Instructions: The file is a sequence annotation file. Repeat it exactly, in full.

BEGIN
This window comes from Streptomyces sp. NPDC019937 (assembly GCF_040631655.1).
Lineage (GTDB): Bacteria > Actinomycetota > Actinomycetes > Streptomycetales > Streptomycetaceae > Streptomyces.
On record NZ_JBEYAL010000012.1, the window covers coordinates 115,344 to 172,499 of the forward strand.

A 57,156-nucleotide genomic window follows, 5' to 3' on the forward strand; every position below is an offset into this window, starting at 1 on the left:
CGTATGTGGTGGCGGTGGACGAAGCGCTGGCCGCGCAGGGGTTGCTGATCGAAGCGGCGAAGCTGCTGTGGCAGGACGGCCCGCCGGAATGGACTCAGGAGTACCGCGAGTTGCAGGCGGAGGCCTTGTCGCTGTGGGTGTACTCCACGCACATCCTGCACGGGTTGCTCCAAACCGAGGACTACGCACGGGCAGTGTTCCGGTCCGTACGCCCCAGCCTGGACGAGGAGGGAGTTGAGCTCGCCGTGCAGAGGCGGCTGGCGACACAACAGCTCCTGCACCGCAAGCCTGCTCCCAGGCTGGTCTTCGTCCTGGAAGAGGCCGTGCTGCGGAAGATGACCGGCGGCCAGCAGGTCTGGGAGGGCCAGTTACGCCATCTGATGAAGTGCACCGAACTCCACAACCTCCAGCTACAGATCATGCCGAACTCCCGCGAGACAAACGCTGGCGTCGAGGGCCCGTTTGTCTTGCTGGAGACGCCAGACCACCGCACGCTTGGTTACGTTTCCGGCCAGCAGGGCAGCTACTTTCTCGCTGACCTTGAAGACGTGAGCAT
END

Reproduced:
This window comes from Streptomyces sp. NPDC019937 (assembly GCF_040631655.1).
Lineage (GTDB): Bacteria > Actinomycetota > Actinomycetes > Streptomycetales > Streptomycetaceae > Streptomyces.
On record NZ_JBEYAL010000012.1, the window covers coordinates 115,344 to 172,499 of the forward strand.

A 57,156-nucleotide genomic window follows, 5' to 3' on the forward strand; every position below is an offset into this window, starting at 1 on the left:
CGTATGTGGTGGCGGTGGACGAAGCGCTGGCCGCGCAGGGGTTGCTGATCGAAGCGGCGAAGCTGCTGTGGCAGGACGGCCCGCCGGAATGGACTCAGGAGTACCGCGAGTTGCAGGCGGAGGCCTTGTCGCTGTGGGTGTACTCCACGCACATCCTGCACGGGTTGCTCCAAACCGAGGACTACGCACGGGCAGTGTTCCGGTCCGTACGCCCCAGCCTGGACGAGGAGGGAGTTGAGCTCGCCGTGCAGAGGCGGCTGGCGACACAACAGCTCCTGCACCGCAAGCCTGCTCCCAGGCTGGTCTTCGTCCTGGAAGAGGCCGTGCTGCGGAAGATGACCGGCGGCCAGCAGGTCTGGGAGGGCCAGTTACGCCATCTGATGAAGTGCACCGAACTCCACAACCTCCAGCTACAGATCATGCCGAACTCCCGCGAGACAAACGCTGGCGTCGAGGGCCCGTTTGTCTTGCTGGAGACGCCAGACCACCGCACGCTTGGTTACGTTTCCGGCCAGCAGGGCAGCTACTTTCTCGCTGACCTTGAAGACGTGAGCAT